Other dishes include soups made from lamb or chicken, and kawaplar (Uyghur: каваплар) (kebabs) made from lamb or beef. Bread is the Central Asian-style baked flatbread known as nan (نان, нән, , náng), using sesame seeds, butter, milk, vegetable oil, salt, and sugar.

Kawaplar, kebabs seasoned with chili powder, salt, black pepper, and cumin are eaten with the skewer parallel to the mouth, gripping the kebab closest to the end with one's teeth and sliding it off the pointed edge into one's mouth.

Another popular Xinjiang dish is dapanji (大盘鸡, dàpánjī), which is literally translated as "big plate chicken." It is a spicy hot chicken stew served on a big plate, and after the chicken has been eaten, wide flat hand-pulled noodles are added to the gravy. The dish gained popularity in the mid-to-late 1990s, and is said to have been invented in Shawan, northern Xinjiang by a migrant from Sichuan, who mixed hot chili peppers with chicken and potatoes in an attempt to reproduce a Sichuan taste.[20]

Spices[edit]

Spices include cumin seeds, red pepper flakes, salt, and black pepper. Sultanas (raisins) and the fat of meat are also used for flavoring dishes.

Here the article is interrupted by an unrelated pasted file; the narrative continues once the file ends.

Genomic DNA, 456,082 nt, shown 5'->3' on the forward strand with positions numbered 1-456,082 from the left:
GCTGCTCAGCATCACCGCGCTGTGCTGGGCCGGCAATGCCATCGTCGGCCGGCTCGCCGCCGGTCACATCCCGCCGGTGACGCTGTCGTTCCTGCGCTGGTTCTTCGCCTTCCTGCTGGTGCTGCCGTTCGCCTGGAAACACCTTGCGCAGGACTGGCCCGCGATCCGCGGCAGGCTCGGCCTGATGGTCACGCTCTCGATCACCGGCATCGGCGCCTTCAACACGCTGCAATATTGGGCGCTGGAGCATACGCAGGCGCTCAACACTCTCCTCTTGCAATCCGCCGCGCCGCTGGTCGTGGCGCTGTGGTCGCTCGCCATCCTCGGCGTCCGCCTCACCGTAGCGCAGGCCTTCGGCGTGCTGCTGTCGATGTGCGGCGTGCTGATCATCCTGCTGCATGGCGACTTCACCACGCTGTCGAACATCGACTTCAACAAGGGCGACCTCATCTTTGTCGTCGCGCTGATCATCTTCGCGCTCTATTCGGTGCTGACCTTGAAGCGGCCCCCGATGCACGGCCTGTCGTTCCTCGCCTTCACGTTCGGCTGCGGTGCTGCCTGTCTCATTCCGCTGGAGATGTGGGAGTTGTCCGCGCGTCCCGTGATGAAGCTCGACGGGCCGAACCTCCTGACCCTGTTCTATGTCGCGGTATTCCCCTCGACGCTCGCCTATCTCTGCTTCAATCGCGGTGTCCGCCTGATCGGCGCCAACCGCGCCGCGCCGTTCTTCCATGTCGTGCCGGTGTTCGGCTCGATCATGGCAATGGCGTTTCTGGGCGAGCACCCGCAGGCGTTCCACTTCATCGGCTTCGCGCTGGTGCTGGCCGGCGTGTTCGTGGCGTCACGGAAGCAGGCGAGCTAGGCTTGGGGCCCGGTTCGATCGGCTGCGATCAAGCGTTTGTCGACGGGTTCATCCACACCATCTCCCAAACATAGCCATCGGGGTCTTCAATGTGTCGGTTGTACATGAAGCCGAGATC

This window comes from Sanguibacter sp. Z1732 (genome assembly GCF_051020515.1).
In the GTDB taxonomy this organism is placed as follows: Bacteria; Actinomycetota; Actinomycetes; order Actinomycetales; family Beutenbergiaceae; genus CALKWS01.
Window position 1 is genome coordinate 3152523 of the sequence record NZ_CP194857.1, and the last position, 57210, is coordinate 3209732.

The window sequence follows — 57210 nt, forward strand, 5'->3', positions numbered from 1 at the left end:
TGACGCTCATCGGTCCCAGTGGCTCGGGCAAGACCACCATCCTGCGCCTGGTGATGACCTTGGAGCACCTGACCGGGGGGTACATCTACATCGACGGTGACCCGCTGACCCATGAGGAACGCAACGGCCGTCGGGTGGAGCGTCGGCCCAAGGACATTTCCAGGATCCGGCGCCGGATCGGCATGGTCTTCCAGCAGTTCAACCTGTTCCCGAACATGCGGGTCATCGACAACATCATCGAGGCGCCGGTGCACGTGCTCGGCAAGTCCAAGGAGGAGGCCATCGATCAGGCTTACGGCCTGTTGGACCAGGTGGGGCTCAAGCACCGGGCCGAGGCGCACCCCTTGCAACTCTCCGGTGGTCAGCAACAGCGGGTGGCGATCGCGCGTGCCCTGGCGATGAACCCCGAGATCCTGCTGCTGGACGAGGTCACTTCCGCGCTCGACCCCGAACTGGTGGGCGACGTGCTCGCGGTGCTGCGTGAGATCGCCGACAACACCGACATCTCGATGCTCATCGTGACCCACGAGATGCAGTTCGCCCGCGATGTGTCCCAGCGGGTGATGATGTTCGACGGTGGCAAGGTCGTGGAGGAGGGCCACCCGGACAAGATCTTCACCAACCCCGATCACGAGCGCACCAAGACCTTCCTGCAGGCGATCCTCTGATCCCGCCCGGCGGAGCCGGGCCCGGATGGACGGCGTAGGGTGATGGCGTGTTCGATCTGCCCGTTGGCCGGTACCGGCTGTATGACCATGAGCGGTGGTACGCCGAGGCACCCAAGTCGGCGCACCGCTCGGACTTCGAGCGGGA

Beverages[edit]

Beverages include Chinese black tea, kvass (格瓦斯, géwǎsī, a non-alcoholic drink made from honey), and other drinks available in other areas of China (bottled). Another famous beverage is the locally produced Xinjiang Black Beer, known to be stronger in flavor than other local Chinese Beers. It is shipped throughout China.

Grapes are grown in the Xinjiang region, which are used for wine production and other grape products. In Turfan, wine is an important part of the local economy and was known in the Tang dynasty. The wine, called museles, is commonly made and used by the locals, which is also produced commercially for export outside the region.[21][22]

Desserts[edit]